The practice of Metta [lovingkindness] is, at a certain level, the fruition of all we work toward in our meditation.
It relies on our ability to open continuously to the truth of our actual experience, not cutting off the painful parts, and not trying to pretend things are other than they are.
Just as spiritual growth grinds to a halt when we indulge our tendency to grasp and cling, Metta can’t thrive in an environment that is bound to desire or to getting our expectations met. ~ Sharon Salzberg/Joseph Goldstein
One of the keys is knowing we can titrate the experience… we can feel empowered to move our attention to something easier to be with, like listening to sounds, or a relaxed, easy place in the body. Or opening our eyes. Or lovingkindness for ourselves. It’s an experiment. We’re looking for a sense of balance in relationship to our experience, not for a breakthrough. Of course, we’d all love a breakthrough, to be able to say “At noon I finally loved myself completely,” or “This afternoon I vanquished that pattern of fear.” But the reality of our work is that it is based on the idea that healing comes from balance, insight comes from balance. So even as you are resuming a meditation practice, know that within any one session, it is fine (and indeed appropriate) to keep remembering balance—to feel free to shift your focus, to be kind to yourself. ~ Sharon Salzburg, Real Happiness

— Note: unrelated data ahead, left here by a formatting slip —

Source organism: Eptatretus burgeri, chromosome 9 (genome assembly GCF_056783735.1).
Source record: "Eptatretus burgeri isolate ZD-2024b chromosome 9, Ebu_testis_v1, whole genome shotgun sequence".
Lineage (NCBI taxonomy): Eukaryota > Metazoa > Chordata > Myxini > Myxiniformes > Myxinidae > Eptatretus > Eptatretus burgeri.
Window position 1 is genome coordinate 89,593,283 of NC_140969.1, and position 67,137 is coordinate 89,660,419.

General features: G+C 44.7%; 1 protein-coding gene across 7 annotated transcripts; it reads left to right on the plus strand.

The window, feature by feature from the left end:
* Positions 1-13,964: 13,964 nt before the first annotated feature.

As meditation moves us toward wholeness, we discover a strong center, an inner store of mental and emotional strength that was once lost to us. Many people who practice concentration to steady their attention use the same word to describe the feeling it gives them: empowered. Once we have a sense of a center, we can more easily withstand an onslaught on overstimulation, uncertainty, and anxiety the world launches at us without getting overwhelmed. We’re stronger because we not only see more but also see more clearly. When your attention is diffused, it’s like a broad, weak beam of light that doesn’t reveal much. Concentration brings the weak beam down to a single, sharply focused, supremely bright, exponentially more illuminating point. ~ Sharon Salzburg, Real Happiness
Sharon Salzburg has a 28 Day Meditation Challenge …starting in February
Words regarding this event:
‘For the month of February, we have invited a diverse group of people to participate in the meditation program that Sharon Salzberg has laid out in her latest book, Real Happiness. We are asking them to reflect on their experiences—pleasant, difficult, and in between—and let us know how it’s going. They will be blogging and tweeting about their experiences. We will post all of the feedback we receive here on Sharon’s website.’
Real Happiness: The Power of Meditation by Sharon Salzburg